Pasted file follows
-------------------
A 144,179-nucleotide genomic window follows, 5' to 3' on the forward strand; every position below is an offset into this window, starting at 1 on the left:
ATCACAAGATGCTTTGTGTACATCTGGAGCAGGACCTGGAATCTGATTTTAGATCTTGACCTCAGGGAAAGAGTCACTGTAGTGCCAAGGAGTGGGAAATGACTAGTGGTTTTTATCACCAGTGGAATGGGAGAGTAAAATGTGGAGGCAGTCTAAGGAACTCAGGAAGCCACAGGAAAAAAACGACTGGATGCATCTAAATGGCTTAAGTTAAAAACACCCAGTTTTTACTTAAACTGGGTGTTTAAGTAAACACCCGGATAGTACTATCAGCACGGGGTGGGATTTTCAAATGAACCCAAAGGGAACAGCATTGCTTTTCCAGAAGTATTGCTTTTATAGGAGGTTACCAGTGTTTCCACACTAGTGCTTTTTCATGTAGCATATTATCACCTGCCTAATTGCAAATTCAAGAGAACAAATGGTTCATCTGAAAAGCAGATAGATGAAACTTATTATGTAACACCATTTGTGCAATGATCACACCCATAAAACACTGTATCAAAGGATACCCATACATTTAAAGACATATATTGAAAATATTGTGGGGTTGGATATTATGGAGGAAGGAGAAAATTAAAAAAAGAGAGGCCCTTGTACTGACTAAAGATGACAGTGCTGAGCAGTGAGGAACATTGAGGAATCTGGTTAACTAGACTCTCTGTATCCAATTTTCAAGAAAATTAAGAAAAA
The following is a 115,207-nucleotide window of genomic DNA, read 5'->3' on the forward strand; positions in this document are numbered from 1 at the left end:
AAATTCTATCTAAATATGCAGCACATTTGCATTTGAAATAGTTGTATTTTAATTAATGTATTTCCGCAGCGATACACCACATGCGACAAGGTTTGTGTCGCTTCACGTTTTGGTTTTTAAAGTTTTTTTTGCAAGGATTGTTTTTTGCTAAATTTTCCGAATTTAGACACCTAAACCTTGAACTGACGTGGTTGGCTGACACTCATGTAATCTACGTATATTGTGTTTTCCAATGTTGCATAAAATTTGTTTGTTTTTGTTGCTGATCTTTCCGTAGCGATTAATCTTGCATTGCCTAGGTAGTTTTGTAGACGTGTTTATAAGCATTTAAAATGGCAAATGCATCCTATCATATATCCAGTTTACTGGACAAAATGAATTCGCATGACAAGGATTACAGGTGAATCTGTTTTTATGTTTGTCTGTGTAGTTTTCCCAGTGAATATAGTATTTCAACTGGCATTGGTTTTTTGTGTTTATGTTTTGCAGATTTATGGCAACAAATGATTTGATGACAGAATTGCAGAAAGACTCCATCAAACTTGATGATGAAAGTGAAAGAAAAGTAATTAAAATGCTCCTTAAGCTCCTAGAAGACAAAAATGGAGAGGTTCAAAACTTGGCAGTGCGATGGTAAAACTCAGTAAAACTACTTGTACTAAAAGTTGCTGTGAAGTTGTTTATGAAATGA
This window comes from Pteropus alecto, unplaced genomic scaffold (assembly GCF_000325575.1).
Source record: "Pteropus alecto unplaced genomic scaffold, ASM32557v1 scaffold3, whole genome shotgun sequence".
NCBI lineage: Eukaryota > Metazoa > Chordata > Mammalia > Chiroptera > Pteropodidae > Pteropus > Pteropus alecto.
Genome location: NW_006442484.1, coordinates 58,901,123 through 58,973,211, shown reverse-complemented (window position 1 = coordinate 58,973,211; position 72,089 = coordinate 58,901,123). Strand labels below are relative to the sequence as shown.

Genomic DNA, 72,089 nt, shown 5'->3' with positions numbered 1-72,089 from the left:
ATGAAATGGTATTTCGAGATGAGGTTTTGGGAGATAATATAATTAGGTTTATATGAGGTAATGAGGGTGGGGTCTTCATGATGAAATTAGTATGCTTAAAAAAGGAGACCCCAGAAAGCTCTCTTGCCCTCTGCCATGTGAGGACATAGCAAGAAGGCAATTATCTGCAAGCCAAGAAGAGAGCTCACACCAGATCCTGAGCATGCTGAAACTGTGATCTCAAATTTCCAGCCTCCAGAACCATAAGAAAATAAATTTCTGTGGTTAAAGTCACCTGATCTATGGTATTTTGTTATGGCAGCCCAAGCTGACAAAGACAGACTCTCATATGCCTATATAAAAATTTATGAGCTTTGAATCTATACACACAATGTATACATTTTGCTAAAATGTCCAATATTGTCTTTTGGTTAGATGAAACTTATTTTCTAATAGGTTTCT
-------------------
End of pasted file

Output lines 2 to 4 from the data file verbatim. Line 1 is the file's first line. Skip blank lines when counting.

ATCACAAGATGCTTTGTGTACATCTGGAGCAGGACCTGGAATCTGATTTTAGATCTTGACCTCAGGGAAAGAGTCACTGTAGTGCCAAGGAGTGGGAAATGACTAGTGGTTTTTATCACCAGTGGAATGGGAGAGTAAAATGTGGAGGCAGTCTAAGGAACTCAGGAAGCCACAGGAAAAAAACGACTGGATGCATCTAAATGGCTTAAGTTAAAAACACCCAGTTTTTACTTAAACTGGGTGTTTAAGTAAACACCCGGATAGTACTATCAGCACGGGGTGGGATTTTCAAATGAACCCAAAGGGAACAGCATTGCTTTTCCAGAAGTATTGCTTTTATAGGAGGTTACCAGTGTTTCCACACTAGTGCTTTTTCATGTAGCATATTATCACCTGCCTAATTGCAAATTCAAGAGAACAAATGGTTCATCTGAAAAGCAGATAGATGAAACTTATTATGTAACACCATTTGTGCAATGATCACACCCATAAAACACTGTATCAAAGGATACCCATACATTTAAAGACATATATTGAAAATATTGTGGGGTTGGATATTATGGAGGAAGGAGAAAATTAAAAAAAGAGAGGCCCTTGTACTGACTAAAGATGACAGTGCTGAGCAGTGAGGAACATTGAGGAATCTGGTTAACTAGACTCTCTGTATCCAATTTTCAAGAAAATTAAGAAAAA
The following is a 115,207-nucleotide window of genomic DNA, read 5'->3' on the forward strand; positions in this document are numbered from 1 at the left end:
AAATTCTATCTAAATATGCAGCACATTTGCATTTGAAATAGTTGTATTTTAATTAATGTATTTCCGCAGCGATACACCACATGCGACAAGGTTTGTGTCGCTTCACGTTTTGGTTTTTAAAGTTTTTTTTGCAAGGATTGTTTTTTGCTAAATTTTCCGAATTTAGACACCTAAACCTTGAACTGACGTGGTTGGCTGACACTCATGTAATCTACGTATATTGTGTTTTCCAATGTTGCATAAAATTTGTTTGTTTTTGTTGCTGATCTTTCCGTAGCGATTAATCTTGCATTGCCTAGGTAGTTTTGTAGACGTGTTTATAAGCATTTAAAATGGCAAATGCATCCTATCATATATCCAGTTTACTGGACAAAATGAATTCGCATGACAAGGATTACAGGTGAATCTGTTTTTATGTTTGTCTGTGTAGTTTTCCCAGTGAATATAGTATTTCAACTGGCATTGGTTTTTTGTGTTTATGTTTTGCAGATTTATGGCAACAAATGATTTGATGACAGAATTGCAGAAAGACTCCATCAAACTTGATGATGAAAGTGAAAGAAAAGTAATTAAAATGCTCCTTAAGCTCCTAGAAGACAAAAATGGAGAGGTTCAAAACTTGGCAGTGCGATGGTAAAACTCAGTAAAACTACTTGTACTAAAAGTTGCTGTGAAGTTGTTTATGAAATGA